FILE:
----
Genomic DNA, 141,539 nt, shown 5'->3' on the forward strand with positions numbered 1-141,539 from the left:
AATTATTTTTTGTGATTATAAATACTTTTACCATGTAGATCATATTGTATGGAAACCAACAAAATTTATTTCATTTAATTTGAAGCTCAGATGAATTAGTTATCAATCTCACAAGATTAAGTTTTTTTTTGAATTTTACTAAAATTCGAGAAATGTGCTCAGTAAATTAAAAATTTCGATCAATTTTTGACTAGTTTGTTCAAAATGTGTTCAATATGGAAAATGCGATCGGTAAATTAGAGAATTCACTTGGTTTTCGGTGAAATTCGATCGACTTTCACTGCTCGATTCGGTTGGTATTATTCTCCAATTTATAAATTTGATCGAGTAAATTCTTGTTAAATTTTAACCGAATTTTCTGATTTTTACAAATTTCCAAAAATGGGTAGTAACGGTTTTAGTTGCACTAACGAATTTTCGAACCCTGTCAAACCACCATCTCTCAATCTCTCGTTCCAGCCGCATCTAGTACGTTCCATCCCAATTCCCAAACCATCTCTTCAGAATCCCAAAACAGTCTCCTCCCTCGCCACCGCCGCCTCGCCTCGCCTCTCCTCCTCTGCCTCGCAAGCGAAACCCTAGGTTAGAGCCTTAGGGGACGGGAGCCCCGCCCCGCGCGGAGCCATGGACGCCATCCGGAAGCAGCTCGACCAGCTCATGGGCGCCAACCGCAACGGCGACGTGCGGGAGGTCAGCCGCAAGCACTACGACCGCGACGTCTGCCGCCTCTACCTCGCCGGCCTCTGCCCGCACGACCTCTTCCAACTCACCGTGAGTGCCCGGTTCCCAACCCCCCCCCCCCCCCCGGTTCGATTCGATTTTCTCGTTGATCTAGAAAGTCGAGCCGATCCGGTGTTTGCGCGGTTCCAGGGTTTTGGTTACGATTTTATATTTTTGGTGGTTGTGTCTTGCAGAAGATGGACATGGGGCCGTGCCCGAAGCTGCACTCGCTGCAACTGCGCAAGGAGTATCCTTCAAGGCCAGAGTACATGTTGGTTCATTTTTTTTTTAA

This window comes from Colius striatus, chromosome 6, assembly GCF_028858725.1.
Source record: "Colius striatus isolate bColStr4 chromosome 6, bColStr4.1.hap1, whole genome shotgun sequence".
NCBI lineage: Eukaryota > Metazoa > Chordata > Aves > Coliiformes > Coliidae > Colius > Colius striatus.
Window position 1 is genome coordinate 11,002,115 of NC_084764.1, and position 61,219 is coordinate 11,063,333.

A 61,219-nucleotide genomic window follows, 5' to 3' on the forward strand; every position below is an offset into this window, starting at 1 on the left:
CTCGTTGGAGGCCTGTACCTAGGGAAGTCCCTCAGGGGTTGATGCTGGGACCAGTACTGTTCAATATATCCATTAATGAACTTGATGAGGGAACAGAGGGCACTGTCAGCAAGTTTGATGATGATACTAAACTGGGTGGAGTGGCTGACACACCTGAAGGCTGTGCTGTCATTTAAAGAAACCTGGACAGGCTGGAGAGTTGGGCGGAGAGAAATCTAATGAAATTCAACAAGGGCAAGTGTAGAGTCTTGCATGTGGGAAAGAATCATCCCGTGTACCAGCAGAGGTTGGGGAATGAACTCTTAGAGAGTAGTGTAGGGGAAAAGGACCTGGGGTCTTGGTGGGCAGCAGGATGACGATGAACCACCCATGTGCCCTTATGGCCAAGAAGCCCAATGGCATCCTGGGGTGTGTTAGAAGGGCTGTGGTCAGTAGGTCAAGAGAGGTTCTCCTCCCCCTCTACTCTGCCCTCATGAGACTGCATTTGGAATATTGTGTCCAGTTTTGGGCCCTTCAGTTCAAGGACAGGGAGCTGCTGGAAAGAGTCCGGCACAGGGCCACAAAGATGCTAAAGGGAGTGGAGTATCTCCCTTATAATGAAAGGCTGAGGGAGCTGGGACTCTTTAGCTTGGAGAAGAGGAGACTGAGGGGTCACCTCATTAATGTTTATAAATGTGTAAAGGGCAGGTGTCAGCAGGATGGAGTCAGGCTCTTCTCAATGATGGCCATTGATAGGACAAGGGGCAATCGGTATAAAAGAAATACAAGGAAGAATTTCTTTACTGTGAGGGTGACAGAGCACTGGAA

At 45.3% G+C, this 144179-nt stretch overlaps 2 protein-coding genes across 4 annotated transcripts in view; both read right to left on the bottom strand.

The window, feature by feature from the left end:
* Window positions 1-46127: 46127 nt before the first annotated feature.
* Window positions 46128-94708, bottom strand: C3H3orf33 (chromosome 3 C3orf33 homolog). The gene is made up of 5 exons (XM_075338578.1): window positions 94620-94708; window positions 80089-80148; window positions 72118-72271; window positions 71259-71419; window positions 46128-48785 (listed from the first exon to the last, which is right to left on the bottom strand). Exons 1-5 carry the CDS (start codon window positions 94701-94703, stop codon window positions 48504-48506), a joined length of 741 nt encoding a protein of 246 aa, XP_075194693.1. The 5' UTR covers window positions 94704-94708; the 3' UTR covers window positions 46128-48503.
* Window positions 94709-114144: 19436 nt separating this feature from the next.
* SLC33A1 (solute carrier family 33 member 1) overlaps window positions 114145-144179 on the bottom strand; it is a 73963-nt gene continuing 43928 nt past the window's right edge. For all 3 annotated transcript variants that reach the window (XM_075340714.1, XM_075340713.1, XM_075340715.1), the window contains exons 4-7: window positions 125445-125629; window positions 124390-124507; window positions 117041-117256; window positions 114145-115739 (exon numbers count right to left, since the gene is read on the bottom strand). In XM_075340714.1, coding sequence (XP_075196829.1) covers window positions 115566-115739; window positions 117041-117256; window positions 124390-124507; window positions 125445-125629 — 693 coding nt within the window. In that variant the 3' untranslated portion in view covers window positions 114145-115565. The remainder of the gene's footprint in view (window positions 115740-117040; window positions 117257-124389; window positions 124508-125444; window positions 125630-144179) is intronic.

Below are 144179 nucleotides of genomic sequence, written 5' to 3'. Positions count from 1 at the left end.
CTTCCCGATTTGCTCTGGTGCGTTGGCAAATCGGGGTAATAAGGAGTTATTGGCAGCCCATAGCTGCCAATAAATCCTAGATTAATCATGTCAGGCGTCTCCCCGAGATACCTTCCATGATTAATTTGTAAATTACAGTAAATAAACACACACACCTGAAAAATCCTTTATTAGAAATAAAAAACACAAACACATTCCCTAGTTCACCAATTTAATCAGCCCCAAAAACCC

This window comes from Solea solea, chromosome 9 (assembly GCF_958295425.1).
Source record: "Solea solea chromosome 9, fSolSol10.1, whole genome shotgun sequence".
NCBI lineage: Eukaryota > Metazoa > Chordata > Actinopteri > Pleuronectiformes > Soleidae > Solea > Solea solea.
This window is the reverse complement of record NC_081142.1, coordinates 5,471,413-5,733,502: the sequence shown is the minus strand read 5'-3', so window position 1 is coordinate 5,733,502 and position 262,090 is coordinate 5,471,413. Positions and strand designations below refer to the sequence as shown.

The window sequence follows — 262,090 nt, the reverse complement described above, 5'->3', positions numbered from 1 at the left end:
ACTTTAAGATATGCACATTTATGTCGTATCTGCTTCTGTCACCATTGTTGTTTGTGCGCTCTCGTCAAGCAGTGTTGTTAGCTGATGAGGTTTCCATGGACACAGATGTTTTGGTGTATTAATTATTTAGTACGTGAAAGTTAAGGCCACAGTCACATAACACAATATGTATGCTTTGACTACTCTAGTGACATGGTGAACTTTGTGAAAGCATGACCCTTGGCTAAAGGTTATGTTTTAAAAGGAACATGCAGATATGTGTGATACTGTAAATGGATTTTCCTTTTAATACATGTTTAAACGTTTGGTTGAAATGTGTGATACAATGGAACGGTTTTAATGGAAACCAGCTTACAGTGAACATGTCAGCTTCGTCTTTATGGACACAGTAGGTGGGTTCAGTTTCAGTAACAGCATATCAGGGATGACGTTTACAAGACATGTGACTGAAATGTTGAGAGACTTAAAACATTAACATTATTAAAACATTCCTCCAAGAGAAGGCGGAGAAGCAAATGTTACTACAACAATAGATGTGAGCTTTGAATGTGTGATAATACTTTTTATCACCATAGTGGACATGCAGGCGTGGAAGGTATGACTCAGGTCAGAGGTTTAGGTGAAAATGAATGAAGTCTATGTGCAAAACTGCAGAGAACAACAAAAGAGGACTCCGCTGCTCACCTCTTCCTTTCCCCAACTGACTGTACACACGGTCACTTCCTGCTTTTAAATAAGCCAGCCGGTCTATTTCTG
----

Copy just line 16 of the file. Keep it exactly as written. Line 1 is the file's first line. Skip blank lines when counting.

CTTCCCGATTTGCTCTGGTGCGTTGGCAAATCGGGGTAATAAGGAGTTATTGGCAGCCCATAGCTGCCAATAAATCCTAGATTAATCATGTCAGGCGTCTCCCCGAGATACCTTCCATGATTAATTTGTAAATTACAGTAAATAAACACACACACCTGAAAAATCCTTTATTAGAAATAAAAAACACAAACACATTCCCTAGTTCACCAATTTAATCAGCCCCAAAAACCC